Johaug fights to save her career

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UPDATED: Norway’s cross-country skiing champion Therese Johaug was back testifying on her own behalf this week, as she continued to vigorously defend herself against doping charges. Now she welcomes a verdict from the Swiss court of arbitration handling sports cases (CAS), as she tries to save her brilliant career.

Skier Therese Johaug’s attorney Christian B Hjort (left) was once again by her side when she had to appear on Tuesday before the Court of Arbitration in Switzerland. Johaug is hoping for a full acquittal of doping charges. PHOTO: NRK screen grab

“I’ll get an international verdict, and then no one can go behind my back and say that I was punished either too hard or too mildly because I’m Norwegian and was judged by Norwegians,” Johaug told news bureau NTB. “So for me, this can be good.”

Johaug faced a long day on Tuesday, and told Norwegian Broadcasting (NRK) at the end of it that “it was tough and there were tears” but that it also was “a good experience.” She testified before a panel of three international judges about why and how she used a lip cream last summer that left her testing positive for a non-performance-enhancing steroid. She’d been given the lip cream to relieve sores on her sunburned lips by the doctor for the Norwegian national ski team, who bought it at an Italian pharmacy near where the team was training. He wasn’t aware the cream contained the steroid, has been harshly criticized afterwards and quickly resigned his post.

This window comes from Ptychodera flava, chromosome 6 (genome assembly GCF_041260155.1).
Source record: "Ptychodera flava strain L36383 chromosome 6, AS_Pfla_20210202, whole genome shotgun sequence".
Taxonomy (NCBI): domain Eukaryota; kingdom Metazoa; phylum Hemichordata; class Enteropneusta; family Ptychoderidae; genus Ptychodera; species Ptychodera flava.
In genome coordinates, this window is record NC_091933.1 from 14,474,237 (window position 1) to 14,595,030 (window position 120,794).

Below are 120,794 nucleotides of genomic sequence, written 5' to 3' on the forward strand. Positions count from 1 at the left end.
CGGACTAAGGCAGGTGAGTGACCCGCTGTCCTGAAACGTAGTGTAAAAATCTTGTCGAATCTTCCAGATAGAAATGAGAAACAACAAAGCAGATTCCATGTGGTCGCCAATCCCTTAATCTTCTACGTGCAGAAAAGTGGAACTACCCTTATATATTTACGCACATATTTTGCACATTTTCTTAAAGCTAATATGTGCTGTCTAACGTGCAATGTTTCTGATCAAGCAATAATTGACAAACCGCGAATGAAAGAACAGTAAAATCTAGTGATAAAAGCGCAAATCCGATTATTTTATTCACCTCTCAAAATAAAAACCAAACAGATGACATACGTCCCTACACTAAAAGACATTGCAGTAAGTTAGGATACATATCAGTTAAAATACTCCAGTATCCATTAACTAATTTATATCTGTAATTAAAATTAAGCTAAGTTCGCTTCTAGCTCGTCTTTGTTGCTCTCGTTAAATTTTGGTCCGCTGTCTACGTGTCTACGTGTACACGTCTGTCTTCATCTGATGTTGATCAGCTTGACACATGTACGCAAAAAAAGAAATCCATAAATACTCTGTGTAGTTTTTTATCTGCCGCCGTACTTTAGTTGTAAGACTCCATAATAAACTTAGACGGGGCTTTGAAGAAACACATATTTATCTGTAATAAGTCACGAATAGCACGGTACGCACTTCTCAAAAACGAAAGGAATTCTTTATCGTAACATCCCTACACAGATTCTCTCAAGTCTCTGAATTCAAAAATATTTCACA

It all led to a dramatic conviction by a Norwegian jury that left the multiple-gold-medal-winning Johaug suspended from all competition for 13 months. That meant that she missed this past winter’s entire season.

The international skiing federation FIS nonetheless appealed the 13-month suspension, with NRK reporting Tuesday that FIS wants a 16- to 20-month suspension instead. FIS’ appeal leaves the CAS to seal Johaug’s fate. She’s most keen to salvage the next season heading into the Winter Olymics in 2018, so she can compete in China next year.

Johaug was accompanied by her Norwegian lawyer Christian B Hjort and Mike Morten, a British legal expert who has handled several doping cases involving sports stars. He has called Johaug’s case “very special,” telling Norwegian Broadcasting (NRK) over the weekend that it points up problems in the international doping rules. While athletes are ultimately responsible for everything they ingest, few would contest their own doctor’s advice. Johaug has argued she has “zero blame in this case,” not least because she was given the cream by the team’s doctor and merely followed his advice. Many other athletes, including star skier Marit Bjørgen, have said they would have done the same.

Tuesday’s hearing ran for around six hours and was closed to the public. The players were also asked by the judicial panel not to comment on the testimony. Among them was Johaug’s and the ski team’s former doctor Fredrik Bendiksen, who took full blame for the lip cream use and has refused to speak publicly since. He broke his silence outside the hearing to tell reporters, though, that he was “satisfied” with the proceedings and felt he was able to clarify his position “in a good manner” and offer details of what had happened. He was Johaug’s only witness on Tuesday.

Matthieu Reeb, CAS’ secretary general, told NRK that the panel of judges usually tries to take athletes’ careers and participation in important events into consideration when deciding on a verdict. Johaug was hoping for full acquittal, or at least that her 13 suspension be upheld. If it’s extended beyond 15 months, it will likely make it impossible for her to compete in the next Olympics.

A verdict is due later this summer. Berglund